On Sunday afternoon, I received an e-mail from Jeff Allen, the Executive Director of Friends of Cancer Research, the organization that hosted the Breakthrough Therapies Designation Briefing held in the Senate today, asking if Chip or I would be interested in serving on the panel to discuss our personal experience on LDK 378, now known as Zykadia, since this drug was designated as a breakthrough therapy drug by the FDA last week. I was happy to do it if being on tap for two days in a row was going to be too much for him, but Chip didn’t hesitate for a second. He happily agreed to serve on the panel. As a panelist, Chip testified about his participation in the trial and what it meant to him and our family to have had a solid 7 1/2 month stretch of “health” and normal living.
Prior to today’s briefing, the panelists and moderator had an opportunity to meet with Senator Bennet (D-CO) who, along with Senator Hatch (R-UT) and Senator Burr (R-NC), introduced the “Advancing Breakthrough Therapies for Patients Act” in the Senate last spring.
What does Breakthrough Therapy Designation mean? In total laymen’s terms, after animal testing is done, drugs go through three different phases:
- Phase 1–A small group of qualifying candidates (the criteria and protocol for each clinical trial is unique) receive the drug to determine proper dosage levels, how long it takes your body to metabolize the drug and any side effects are recorded. The number of subjects typically ranges from 20 to 80.
- Phase 2–Barring unacceptable toxicity levels and once the proper dosage is determined, the drug then moves into the expansion phase. Chip entered the LDK378 trial in Phase 2. The pharmaceutical company wants to get the drug to as many qualifying candidates as possible to determine if the drug is indeed effective in treating the targeted disease, and any short-term side effects are further documented. Only a couple of hospitals or cancer centers will execute a particular clinical trial at any given time, hence patients quite often having to travel for treatment, because there are thousands of clinical trials for all diseases being conducted across the nation at once, so not all hospitals can conduct all trials. Typically, the number of subjects in Phase 2 studies ranges from a few dozen to about 300. If there is substantial evidence the drug is having an effect on the disease, and more specifically over other comparable or existing treatments, the drug moves ahead to Phase 3.
- Phase 3–More information is gathered regarding the safety and effectiveness of the drug, they study different populations and dosages and study the drug in combination with other drugs. The number of subjects usually ranges from several hundred to about 3,000 people.
Breakthrough Therapies allows a drug, if designated by the FDA, to skip Phase 3 and move directly to the market, so now every ALK+ patient across the U.S. has access to this drug. Both of us being from small, rural towns, it has never been lost on either Chip or me how fortunate we are to now live where we do and to have access to such great medical centers like Johns Hopkins in Baltimore and Fox Chase Cancer Center in Philadelphia that are conducting these clinical trials.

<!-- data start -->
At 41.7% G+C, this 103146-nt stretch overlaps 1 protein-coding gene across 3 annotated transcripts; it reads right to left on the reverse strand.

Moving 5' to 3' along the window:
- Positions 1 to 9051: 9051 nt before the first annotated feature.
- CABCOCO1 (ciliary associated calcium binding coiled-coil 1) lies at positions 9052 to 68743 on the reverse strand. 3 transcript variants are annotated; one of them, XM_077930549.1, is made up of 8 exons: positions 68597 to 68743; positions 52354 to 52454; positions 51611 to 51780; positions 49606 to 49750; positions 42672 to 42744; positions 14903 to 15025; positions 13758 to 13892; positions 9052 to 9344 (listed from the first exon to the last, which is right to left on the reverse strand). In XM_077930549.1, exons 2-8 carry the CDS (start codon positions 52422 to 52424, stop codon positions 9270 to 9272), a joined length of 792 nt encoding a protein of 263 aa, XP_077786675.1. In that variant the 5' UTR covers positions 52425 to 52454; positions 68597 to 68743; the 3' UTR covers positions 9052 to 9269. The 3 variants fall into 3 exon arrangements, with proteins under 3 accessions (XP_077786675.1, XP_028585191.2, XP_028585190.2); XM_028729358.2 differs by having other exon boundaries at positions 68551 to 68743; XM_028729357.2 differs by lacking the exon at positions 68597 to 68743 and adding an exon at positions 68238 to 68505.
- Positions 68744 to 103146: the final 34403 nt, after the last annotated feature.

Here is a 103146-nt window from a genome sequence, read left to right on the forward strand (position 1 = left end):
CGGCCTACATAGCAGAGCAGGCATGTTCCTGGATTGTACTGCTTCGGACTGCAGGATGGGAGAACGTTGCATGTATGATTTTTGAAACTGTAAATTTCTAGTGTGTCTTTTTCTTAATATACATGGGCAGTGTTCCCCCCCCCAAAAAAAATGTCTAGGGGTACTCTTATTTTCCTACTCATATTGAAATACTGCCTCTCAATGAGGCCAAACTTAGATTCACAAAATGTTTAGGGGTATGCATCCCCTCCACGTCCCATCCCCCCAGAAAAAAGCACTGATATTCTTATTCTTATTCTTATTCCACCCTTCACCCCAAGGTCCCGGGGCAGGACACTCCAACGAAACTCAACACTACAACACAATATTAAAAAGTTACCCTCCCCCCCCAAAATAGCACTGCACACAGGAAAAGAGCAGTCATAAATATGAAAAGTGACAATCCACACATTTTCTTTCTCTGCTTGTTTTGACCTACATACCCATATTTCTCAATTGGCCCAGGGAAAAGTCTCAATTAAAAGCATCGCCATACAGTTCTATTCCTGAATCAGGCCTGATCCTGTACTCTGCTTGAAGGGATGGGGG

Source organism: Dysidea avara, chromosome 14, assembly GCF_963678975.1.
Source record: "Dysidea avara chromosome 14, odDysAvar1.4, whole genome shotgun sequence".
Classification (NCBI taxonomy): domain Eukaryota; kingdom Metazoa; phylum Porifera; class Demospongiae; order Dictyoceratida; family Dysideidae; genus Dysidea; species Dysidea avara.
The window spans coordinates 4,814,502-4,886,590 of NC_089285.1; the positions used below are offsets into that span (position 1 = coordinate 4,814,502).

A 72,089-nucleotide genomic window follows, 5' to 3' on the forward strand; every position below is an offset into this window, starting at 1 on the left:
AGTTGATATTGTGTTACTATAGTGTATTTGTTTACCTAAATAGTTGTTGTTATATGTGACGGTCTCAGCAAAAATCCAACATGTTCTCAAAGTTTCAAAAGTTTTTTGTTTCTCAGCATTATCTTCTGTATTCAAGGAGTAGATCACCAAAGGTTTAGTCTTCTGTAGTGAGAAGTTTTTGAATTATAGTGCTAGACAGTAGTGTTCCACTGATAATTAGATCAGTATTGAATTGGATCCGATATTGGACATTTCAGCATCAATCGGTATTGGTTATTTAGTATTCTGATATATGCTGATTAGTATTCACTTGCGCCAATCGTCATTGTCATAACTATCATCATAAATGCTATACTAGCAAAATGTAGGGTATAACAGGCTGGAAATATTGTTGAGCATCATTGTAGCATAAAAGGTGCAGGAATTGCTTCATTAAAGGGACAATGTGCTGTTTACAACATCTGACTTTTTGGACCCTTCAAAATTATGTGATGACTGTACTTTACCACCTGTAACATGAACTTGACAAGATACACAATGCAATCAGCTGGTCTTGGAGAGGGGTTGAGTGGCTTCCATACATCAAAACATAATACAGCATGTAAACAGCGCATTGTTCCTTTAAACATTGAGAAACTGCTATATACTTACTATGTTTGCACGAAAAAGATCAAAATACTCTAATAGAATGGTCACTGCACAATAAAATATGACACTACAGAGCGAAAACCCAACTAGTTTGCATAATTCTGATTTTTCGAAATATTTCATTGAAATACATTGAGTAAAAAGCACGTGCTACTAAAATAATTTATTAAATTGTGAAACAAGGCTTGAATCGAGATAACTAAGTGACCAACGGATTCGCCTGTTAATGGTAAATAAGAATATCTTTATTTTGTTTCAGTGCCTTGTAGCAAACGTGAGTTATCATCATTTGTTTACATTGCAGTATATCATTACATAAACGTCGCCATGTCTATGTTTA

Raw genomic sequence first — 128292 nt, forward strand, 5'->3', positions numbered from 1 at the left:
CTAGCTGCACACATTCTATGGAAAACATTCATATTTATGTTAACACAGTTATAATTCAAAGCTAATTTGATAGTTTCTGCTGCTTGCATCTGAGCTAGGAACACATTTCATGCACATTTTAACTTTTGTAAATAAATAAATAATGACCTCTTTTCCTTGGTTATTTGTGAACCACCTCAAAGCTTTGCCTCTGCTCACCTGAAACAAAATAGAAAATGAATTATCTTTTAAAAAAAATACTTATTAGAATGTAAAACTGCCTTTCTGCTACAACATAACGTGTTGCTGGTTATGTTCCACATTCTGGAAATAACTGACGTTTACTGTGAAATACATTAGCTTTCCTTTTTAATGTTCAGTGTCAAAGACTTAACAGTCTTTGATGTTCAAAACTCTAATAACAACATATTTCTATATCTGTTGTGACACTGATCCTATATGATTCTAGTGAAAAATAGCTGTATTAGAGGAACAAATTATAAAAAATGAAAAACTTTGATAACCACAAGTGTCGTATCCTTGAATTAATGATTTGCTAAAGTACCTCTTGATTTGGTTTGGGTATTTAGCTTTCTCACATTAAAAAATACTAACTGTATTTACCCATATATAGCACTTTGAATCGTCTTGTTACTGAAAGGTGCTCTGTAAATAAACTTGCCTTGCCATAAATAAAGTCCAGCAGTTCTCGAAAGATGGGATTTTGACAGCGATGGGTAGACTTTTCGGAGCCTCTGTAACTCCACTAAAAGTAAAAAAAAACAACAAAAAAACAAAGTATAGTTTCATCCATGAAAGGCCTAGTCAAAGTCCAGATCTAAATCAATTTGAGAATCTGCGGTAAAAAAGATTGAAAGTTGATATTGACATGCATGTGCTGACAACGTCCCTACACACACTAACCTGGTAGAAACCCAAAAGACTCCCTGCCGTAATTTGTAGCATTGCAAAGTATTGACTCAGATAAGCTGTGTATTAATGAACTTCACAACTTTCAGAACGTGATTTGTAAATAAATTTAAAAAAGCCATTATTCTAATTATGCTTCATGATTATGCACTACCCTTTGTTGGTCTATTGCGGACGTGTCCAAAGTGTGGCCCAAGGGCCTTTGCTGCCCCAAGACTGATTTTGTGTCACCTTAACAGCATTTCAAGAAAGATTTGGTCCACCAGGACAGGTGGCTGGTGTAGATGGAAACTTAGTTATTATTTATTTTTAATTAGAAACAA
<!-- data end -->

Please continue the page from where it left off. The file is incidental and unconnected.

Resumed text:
View the Breakthrough Facts Handout for more information.
The FDA approved LDK378 to “break through” to the market by skipping Phase 3, because unfortunately, those with non-small cell lung cancer who are ALK+, are being treated for longevity and quality of life, so they just need this drug. They aren’t worried about potential long-term side effects of the drug or how it interacts with Lipitor, for example. Or in some instances, it may be a drug treating an older population or children that can’t withstand the side effects of traditional chemo, aren’t of child-bearing age, etc., so there is no need for a drug that has proven to be effective in treating their type of disease, to go through all of this additional testing. To think that a potential ALK+ NSCLC patient from Marks, MS, or Conway, NH, could now receive this drug in part to the clinical trial Chip was one of 164 to participate in is really amazing.
It truly meant much to both of us to be able to say thank you to so many in the Senate, the FDA, healthcare providers, pharmaceutical companies and various cancer organizations today for all of the work they have been doing that we are directly benefiting from; likewise, I think it was equally as rewarding for them to attach a name and face to a real person who is a husband and father just trying to live a quality-filled life. We repeatedly heard the message today that they were doing it all for us. For real people like US. Wow.
Tomorrow’s hearing in the Senate Special Committee on Aging regarding The Fight Against Cancer: Challenges, Progress, and Promise in which Chip is testifying, begins at 2:15 PM EST and will be streamed live from the Committee’s website. Riveting television, I know, but many of you have asked how to watch, so if you are indeed interested, click on http://www.aging.senate.gov/hearings/the-fight-against-cancer-challenges-progress-and-promise for your viewing pleasure. The Committee typically leaves a recording of their hearings up on their website, too, so you can watch it later, as well. It is recommended you use Chrome or Firefox as your browser instead of Internet Explorer.
Wish us luck!